There’s a lot of talk about smart meters and how they can help communities use power more efficiently, conserving energy and thus reducing costs. However, some claim that smart meters are hazardous to human health, emitting dangerous high frequency radio waves that can cause illness and disease.
Unfortunately, all of this conflicting information can leave consumers very confused about whether they should embrace smart meters or avoid them at all costs. Before you start crafting your tinfoil hat, take some time to get the facts. The Smart Grid Consumer Collaborative (SGCC) recently released an informative video and fact sheet designed to help consumers refute the most commonly circulated myths about smart meters.
The smart, digital meter can transmit energy consumption information back to the utility on a much more frequent schedule than analog meters, which require a meter reader to collect information. Still, stories about being spied on or made sick by the meters has caused some to suspect them, and others to demand their removal from residential areas.
In an attempt to separate the facts from fiction, SGCC set out to refute the six most common myths about smart meters with solid scientific research. Here are a few of the most prevalent:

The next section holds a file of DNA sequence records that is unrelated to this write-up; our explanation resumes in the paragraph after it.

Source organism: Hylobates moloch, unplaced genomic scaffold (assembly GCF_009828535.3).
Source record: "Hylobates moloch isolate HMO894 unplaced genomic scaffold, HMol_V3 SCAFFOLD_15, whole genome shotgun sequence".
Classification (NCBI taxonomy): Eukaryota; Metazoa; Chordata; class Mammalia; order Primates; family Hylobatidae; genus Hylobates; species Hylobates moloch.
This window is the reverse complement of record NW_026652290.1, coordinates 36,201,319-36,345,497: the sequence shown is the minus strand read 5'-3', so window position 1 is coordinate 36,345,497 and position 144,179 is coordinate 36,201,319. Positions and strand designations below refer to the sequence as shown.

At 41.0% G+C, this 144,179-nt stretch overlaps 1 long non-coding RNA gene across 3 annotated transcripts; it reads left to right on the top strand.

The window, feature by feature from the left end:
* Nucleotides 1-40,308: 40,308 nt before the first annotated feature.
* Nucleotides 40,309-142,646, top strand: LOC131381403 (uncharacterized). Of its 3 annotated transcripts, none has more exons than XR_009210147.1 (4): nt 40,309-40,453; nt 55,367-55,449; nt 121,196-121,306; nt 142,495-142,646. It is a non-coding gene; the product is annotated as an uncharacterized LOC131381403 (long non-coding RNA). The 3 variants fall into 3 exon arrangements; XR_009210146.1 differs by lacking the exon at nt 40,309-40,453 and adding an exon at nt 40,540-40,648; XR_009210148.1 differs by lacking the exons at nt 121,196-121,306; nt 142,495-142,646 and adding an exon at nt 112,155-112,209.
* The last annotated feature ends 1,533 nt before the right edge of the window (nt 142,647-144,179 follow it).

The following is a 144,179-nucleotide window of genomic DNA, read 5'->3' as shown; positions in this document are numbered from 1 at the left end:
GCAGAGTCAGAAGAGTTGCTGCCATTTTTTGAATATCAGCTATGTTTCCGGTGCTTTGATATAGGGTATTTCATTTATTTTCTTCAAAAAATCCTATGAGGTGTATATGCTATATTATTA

Myth: Smart meters are less accurate than analog meters.
Truth: Public service commissions require meter manufacturers to supply independently certified testing results to prove that their smart meters generate on-the-mark measurements. Prior to installation, utilities repeatedly perform accuracy tests, often side-by-side with analog meters.
Myth: Smart meters are a health threat because they communicate using wireless signals.
Truth: Radio frequency emitted by smart meters is well below the limits set by Federal Communications Commission and it is below levels produced by other common household devices like cell phones, baby monitors, satellite TVs, and microwaves. In fact, you would have to be exposed to the radio frequency from a smart meter for 375 years to get a dose equivalent to that of one year of 15-minutes-per-day cell phone use.
To learn more, check out the video below: